The National Energy and Climate Plans (NECPs) of European Union (EU) Member States are largely falling short in recognising the vital role of energy storage, the Energy Storage Coalition has said.
The coalition, formed by trade groups across different renewable and clean energy technologies in Europe, said last week (11 January) that the EU’s targets for renewable energy will not be achieved without approximately doubling the continent’s installed storage capacity by 2030 to 200GW.
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However, while at a high level, this requirement has been alluded to by many EU countries, when it comes to the NECPs assessing the different needs of individual states and determining how energy transition schemes will be implemented, what are often “simple steps” to promote storage are being overlooked.
A new analysis of draft NECP submissions from the 27 Member States examines how energy storage is treated in the plans across three key areas identified by the coalition: assessment of price flexibility in energy markets, publication of a comprehensive strategy on energy storage and the removal of double charging of grid fees for transmission-connected storage assets.
None of the NECP drafts have been categorised as “on the right path” in all three metrics. Only Spain and Portugal have earned commendations in two out of the three, with the majority only winning the trade organisation’s approval for one at most.
The blank white circles above denote that relevant texts were yet to be published at the time of the Energy Storage Coalition’s analysis at the beginning of this year. The coalition was formed by solar PV trade group SolarPower Europe, the European Association for Storage of Energy (EASE), wind energy group WindEurope, together with sustainable energy venture capital (VC) investor Breakthrough Energy.
Spain’s NECP is one of the “most complete” drafts, including a reinforced commitment to procuring flexibility for the grid and a comprehensive energy storage strategy. Since 2021, the country has had in place a storage deployment target of 20GW by 2030, and then 30GW by 2050 as part of its storage strategy.
Metrics: Double charging, flexibility assessments and storage strategy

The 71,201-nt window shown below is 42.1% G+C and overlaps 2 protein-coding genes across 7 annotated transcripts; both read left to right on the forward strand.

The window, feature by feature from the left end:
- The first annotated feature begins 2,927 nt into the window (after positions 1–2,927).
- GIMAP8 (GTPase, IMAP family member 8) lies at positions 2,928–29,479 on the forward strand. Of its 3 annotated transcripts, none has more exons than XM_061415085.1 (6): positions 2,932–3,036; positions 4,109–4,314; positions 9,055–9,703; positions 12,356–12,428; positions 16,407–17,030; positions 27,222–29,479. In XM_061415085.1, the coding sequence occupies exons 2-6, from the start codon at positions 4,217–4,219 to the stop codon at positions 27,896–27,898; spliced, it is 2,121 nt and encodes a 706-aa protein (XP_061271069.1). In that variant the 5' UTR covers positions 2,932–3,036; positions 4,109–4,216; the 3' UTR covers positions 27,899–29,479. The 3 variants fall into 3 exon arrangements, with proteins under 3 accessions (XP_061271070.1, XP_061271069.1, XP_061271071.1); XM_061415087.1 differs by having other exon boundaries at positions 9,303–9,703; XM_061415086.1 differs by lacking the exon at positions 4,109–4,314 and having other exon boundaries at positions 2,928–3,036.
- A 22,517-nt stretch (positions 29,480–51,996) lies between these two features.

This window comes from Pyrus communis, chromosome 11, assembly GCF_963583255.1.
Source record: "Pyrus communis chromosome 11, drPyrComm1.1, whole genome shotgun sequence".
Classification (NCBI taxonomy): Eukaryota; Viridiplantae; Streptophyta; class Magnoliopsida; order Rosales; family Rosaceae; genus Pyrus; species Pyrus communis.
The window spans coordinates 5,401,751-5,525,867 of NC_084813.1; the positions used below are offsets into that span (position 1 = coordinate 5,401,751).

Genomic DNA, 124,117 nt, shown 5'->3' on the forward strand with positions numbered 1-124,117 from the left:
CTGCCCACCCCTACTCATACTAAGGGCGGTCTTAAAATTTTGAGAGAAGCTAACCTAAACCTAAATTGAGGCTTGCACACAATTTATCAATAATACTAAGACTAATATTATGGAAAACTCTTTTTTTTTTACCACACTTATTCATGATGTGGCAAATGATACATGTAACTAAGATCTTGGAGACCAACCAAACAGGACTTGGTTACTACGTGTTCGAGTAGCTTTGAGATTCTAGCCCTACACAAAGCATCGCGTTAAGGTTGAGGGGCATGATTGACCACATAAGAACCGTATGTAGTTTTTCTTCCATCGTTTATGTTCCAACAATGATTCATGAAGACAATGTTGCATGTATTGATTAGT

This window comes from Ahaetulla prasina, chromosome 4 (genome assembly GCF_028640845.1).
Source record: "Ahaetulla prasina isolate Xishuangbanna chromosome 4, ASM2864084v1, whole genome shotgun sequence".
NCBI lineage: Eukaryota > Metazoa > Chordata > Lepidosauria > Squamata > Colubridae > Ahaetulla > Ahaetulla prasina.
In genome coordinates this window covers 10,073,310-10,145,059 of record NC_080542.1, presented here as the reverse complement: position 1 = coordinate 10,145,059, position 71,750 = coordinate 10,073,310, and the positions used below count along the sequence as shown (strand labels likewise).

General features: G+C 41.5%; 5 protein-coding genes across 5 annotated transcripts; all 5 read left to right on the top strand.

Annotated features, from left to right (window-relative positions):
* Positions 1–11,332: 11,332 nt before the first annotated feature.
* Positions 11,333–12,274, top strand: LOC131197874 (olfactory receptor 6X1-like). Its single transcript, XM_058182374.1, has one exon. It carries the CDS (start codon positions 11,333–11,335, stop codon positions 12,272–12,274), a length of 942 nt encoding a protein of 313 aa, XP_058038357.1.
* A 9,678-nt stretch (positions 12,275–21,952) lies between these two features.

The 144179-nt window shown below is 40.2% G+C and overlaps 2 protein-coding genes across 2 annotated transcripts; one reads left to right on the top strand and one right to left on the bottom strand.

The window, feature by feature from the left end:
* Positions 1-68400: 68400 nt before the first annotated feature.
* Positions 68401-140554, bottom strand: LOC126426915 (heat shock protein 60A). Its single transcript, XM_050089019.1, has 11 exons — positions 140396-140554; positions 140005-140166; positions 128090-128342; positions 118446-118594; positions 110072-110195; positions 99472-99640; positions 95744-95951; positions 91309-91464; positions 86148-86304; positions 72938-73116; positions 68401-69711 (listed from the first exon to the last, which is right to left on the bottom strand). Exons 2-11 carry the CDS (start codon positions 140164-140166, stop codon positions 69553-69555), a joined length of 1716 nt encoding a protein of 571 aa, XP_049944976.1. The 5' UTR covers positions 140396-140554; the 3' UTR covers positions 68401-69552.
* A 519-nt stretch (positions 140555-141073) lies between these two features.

Double charging of fees for grid use has long been highlighted as a major barrier to the investment case for energy storage across Europe.
In short, energy storage facilities are treated as both generation and supply to the grid in most regulatory regimes, and charges are levied at the point of both withdrawing (charging) and depositing energy (discharging).
Putting an end to double charging, which largely only exists because regulations were written before grid-connected storage capacities were expected to be deployed at scale, would be a powerful supply side driver for storage.
This is perhaps the area where the most action has been taken, with five among the Member States considered to have taken action on double charging: Czechia, Germany, Portugal, Spain and Sweden.
Meanwhile, with energy storage as a key resource to add flexibility in the balancing of supply and demand for electricity, national assessments of flexibility requirements on the grid network would help determine the volumes of energy storage needed and the sort of applications it could provide.
Only four Member States have carried out a precise flexibility assessment: Hungary, Italy, Luxembourg and Portugal.
An energy storage strategy is perhaps the most readily self-explanatory of the three metrics. Just three countries: Spain, Greece and Malta, have one of these.
Unsurprisingly, the Energy Storage Coalition called for action to be taken in all three areas, as well as calling for support schemes and regulatory treatment of storage to be technology agnostic.
NECPs were first implemented in 2019. Last year the European Commission called on Member States to make updates to them, ahead of this June when approved plans are signed into law.
As reported by our colleagues at PV Tech in mid-December, the EC’s own analysis of draft NECPs found that even the revised plans would fail to meet the 42.5% Renewable Energy Directive (RED) target by 2030 and fall far short of the 45% “ideal scenario” target.
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